South of the Border~Part 3

29 Apr

A Slice of Life

 Bill Lites

Bill Stars Plane


Tuesday morning after breakfast, we drove to the building site, where our visiting group was split up into two teams, with two Kennedy Team Leaders in each team to keep us on the right track, and we got started. Each team was assigned to build a house on their pre-finished slab, and the race was on to see who could finish first.



It was amazing how organized the Team Leaders were, as they assigned the various tasks to our team members. There were materials coordinators, wood cutters (my main job), wood shapers, painters and builders all working smoothly together at one time. A lot of the wood materials had been ordered cut to length, so the assembly process was fast and fairly easy.


The 2”x 4”walls were assembled on the slab, and then each was raised and braced in place, while being attached to the slab floor with pre-installed j-bolts, nuts and washers.

Next the joists were built (I had a hard time keeping up with all the angle cuts for our house on the chop saw) and the corrugated galvanized tin roofing was nailed in place. Once that was done, a plywood loft was built over the rear half of the house, where smaller family members could sleep. As you can see in the photo below, the tail-end of the joists were pre-painted (on the ground by the painters) to save time and reduce the use of troublesome ladders after assembly. As I mentioned earlier, this was also done with the soffit and fascia boards as well as the window and door trim.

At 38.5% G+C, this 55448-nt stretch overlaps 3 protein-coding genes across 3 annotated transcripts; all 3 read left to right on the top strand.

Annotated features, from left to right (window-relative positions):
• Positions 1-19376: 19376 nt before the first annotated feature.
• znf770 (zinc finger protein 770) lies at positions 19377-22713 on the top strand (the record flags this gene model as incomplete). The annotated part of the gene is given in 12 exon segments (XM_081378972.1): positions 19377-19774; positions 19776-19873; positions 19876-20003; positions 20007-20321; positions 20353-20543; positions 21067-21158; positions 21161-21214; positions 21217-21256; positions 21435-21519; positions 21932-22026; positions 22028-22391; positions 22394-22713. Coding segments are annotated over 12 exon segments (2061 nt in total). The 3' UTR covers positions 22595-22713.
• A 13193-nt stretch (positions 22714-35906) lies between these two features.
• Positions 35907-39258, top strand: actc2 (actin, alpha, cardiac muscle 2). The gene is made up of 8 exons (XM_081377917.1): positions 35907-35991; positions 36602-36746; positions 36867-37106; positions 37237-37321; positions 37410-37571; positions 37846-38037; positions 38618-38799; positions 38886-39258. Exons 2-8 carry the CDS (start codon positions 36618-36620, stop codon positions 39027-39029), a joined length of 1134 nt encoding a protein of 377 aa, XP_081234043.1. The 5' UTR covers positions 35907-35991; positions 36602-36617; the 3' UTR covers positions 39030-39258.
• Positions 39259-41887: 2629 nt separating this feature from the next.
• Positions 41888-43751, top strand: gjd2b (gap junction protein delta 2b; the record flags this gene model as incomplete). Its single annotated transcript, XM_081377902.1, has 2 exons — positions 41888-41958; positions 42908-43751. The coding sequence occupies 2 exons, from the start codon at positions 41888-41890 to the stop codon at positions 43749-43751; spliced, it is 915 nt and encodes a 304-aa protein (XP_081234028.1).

Then heavy insulation was fastened in place between the joists, under the tin roof, and covered with plywood to help keep the loft area from getting so hot. A sturdy and child-safe ladder was built to give access to the loft area.



While the roof and loft work was going on topside, another team was drilling holes and running electrical wiring in the wall studs. Once that was done, the exterior plywood sheeting was nailed to the walls and gables, the window and door holes were cut, and the windows were installed.



While all the time these activities were going on, the shaper team was busy at work cutting scalloped trim boards, and the painting team was busy painting window and door trim boards and the completed (ventilated) soffit and scalloped trim boards. The small (3’x 3’square) shower enclosure was plumbed (cold water only) to provide the much-needed hygiene that most of the colonia (unregulated settlement) dwellers did not have access to. I understand that a latrine system was used by the colonia families, but I don’t remember seeing it or being told about it at the time. The only toilet I ever saw or used was located next to the John 3:16 Church, and it was very small. A kitchen area was not designated in these houses, as the colonia families were accustomed to doing most of their cooking outside their “homes” and would most likely continue to do their cooking outdoors when the weather permitted doing so.




—–To Be Continued—–


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